In the game, you buy equipment to arm your player and defend yourself from attacks, while training your character's statistics of accuracy, strength, defense, and agility. Your character has values of mood, energy, courage, and focus, which change up and down constantly as you play your turns. The stats and attributes interact, which is where the strategy comes in; for example, it costs energy to train up your statistics, and how successful your training is depends on your mood. Focus enables you to study, while courage enables you to perform missions which let you level up. Of course, you have a number of life points, which, should you get attacked either by the in-game enemies or by other players online, will put you in the hospital to heal. The statistics regenerate over time; for example, you regain a courage point every five minutes which means you can re-attempt a mission that costs one courage point. As well as the missions, you may also choose to search the environment around you, and you are awarded a certain number of searches every day. The outcome or searches and missions may be increased experience or discovering new objects; but there may be negative outcomes, such as a wound that puts you in the hospital or time in jail. By logging back into the game regularly and spending the available points wisely, your character can increase in strength and levels and open up more and more possibilities. If you're obsessive compulsive, you can check every five minutes for something to click, but this is a game for the extremely patient! Fortunately, there seems to be sufficient protection against automation – getting computer bots to enter the moves for you – and hopefully the human element is more important to players than the game's internal number-crunching.
Evolving your character by periodically logging onto the web site and clicking available options is, of course, only the non-social part of the game. Building your character is there to enable access to the community options, backed by an in-game message board where you can interact with currently around 7000 other players. By getting to know other players, you can join teams known as "squadrons" who fight for reputation points. Fighting other players in this way is part of the game – the game runs the fight whether or not both players are online, so it is quite possible to log on to the game to discover you have been put into the hospital. In addition, there's a Battle League where organized, competitive fights are held between characters to move up through the ranks and win prizes. By meeting other people within the game, you can send them objects, attempt to rescue them from the jail, and thus build on the social elements of the game. It is the social aspects where there is considerable development currently ongoing; recent additions for example include a lottery and the "Fallen Theatre" where players can submit and share videos. You can buy and sell objects on the black market to other players, buy a bigger "facility" to live in, and even find an in-game spouse. The social aspects of the game work very well. Within a matter of minutes you will meet other players by breaking them out of jail, being gifted with supplies, weapons, armor, and the grapes – handy to throw at prisoners.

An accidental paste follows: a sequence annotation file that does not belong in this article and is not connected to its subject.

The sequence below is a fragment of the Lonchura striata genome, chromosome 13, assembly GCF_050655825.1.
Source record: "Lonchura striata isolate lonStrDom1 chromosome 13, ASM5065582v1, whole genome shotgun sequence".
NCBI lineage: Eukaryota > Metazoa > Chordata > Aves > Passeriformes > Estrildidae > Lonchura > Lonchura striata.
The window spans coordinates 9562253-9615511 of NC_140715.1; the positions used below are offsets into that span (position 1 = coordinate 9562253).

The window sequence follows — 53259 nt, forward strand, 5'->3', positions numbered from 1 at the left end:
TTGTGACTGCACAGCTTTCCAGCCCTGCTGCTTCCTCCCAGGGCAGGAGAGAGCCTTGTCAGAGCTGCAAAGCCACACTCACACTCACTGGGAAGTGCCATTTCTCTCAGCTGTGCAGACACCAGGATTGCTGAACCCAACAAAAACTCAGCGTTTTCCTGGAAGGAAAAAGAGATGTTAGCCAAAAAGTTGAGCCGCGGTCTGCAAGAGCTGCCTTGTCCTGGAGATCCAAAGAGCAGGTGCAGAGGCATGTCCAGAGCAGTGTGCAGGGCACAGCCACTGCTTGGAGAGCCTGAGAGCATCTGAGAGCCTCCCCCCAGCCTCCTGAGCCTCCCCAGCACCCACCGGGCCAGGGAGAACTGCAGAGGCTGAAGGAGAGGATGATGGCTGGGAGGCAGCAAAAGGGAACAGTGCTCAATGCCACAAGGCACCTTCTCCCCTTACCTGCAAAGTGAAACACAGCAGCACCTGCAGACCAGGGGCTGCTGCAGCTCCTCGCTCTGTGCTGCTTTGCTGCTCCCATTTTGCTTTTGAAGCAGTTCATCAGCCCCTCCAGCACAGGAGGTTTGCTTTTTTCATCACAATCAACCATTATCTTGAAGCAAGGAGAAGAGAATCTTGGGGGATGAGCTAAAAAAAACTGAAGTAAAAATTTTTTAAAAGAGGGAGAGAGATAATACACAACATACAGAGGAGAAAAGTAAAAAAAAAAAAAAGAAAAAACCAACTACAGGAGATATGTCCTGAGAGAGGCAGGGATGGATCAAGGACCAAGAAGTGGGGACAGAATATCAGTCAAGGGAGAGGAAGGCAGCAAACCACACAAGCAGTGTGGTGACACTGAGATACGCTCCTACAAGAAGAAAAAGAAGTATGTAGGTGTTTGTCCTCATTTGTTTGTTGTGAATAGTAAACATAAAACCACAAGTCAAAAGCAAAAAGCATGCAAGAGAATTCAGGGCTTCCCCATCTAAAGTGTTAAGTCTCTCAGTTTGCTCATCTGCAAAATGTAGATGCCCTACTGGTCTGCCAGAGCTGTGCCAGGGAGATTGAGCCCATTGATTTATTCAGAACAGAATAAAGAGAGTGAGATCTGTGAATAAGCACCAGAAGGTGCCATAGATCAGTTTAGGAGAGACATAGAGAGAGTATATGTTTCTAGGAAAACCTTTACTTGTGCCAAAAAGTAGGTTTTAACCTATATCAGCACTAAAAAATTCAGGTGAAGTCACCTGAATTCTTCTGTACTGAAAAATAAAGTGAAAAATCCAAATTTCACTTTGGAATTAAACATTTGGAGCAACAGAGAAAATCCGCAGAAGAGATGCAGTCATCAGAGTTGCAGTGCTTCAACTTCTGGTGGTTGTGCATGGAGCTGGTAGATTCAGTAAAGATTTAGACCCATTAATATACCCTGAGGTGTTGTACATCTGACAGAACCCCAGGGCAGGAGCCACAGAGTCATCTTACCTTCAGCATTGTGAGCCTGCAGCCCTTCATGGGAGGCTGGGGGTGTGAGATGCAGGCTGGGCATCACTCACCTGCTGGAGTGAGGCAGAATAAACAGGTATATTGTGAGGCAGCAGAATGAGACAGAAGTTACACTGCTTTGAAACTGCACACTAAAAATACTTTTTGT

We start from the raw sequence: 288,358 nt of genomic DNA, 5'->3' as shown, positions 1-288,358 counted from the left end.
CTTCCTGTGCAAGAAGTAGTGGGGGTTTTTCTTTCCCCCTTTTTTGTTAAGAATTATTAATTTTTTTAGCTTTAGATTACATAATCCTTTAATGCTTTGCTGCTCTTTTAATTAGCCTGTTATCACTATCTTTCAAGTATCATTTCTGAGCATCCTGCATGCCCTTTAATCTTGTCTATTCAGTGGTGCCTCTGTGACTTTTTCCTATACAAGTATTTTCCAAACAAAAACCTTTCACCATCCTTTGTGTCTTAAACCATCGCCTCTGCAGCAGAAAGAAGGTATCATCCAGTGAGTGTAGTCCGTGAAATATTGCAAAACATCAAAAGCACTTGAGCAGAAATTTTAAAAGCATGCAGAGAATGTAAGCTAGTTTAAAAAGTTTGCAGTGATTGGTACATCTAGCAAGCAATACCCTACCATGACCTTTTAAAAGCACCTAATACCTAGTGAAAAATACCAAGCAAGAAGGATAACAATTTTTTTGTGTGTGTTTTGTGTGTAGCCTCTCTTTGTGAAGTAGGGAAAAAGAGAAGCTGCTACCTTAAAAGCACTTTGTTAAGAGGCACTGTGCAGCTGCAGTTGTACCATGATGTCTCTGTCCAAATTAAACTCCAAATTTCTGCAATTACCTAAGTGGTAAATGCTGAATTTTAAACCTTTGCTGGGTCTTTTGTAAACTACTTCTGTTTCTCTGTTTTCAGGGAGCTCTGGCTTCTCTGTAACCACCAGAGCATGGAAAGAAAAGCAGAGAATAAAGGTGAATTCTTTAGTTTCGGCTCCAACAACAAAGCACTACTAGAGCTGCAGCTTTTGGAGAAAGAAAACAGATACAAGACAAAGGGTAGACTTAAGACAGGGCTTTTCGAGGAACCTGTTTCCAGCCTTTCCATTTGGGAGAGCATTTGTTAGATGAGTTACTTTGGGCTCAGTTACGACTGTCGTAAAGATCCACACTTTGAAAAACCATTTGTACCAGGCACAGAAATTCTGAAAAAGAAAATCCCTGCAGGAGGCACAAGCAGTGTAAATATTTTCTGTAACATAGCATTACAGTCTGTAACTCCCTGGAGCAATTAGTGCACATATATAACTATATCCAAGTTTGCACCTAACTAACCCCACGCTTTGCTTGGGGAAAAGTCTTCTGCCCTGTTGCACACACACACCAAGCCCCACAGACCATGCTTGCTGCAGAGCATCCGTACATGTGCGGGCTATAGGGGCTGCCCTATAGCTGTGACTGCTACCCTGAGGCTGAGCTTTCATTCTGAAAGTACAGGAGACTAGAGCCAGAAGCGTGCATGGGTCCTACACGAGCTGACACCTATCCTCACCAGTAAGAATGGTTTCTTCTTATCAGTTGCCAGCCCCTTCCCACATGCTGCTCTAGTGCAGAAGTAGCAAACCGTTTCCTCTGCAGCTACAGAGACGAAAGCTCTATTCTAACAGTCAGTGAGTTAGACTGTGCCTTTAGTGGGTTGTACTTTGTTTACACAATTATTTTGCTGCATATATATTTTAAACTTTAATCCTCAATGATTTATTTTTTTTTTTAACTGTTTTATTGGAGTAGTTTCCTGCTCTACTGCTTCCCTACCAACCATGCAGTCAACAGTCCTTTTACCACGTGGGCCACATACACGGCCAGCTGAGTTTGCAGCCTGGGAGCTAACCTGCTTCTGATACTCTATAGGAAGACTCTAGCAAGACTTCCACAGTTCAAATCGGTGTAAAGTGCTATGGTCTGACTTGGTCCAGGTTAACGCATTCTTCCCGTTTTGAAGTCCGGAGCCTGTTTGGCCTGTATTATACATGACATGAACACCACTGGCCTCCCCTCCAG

There were a few issues I did run into while exploring the site. While the Twitter account promoting the game describes it as playable on mobile devices, the site is in no way optimal for use on a smartphone – there is not an "optimised for mobile" version of the pages. The pages load very slowly on a phone and are cumbersome to scroll around, This seems a shame – the game seems ideal to be played on the move, and most games of this btype really should address this in this day and age. There are some situations as well where the page display is not precisely in-sync with game events. For example, if you have one courage point left and undertake a mission, the display of the mission results still shows that one remaining courage point on the left panel, and only updates on the next screen. The game is under active development, though, and changes big and small are in the works. In fact, while writing this review, I came across a bug of little consequence, which the sysop immediately looked into, even though it was 5.30am his local time. The community seems thriving and there is definitely a sentiment among the players that they are in no small way helping to shape the future of the game. It may not be everyone's cup of tea, but if you enjoy click-based browser games, Fallen Race might be worth checking out.Related articles by Zemanta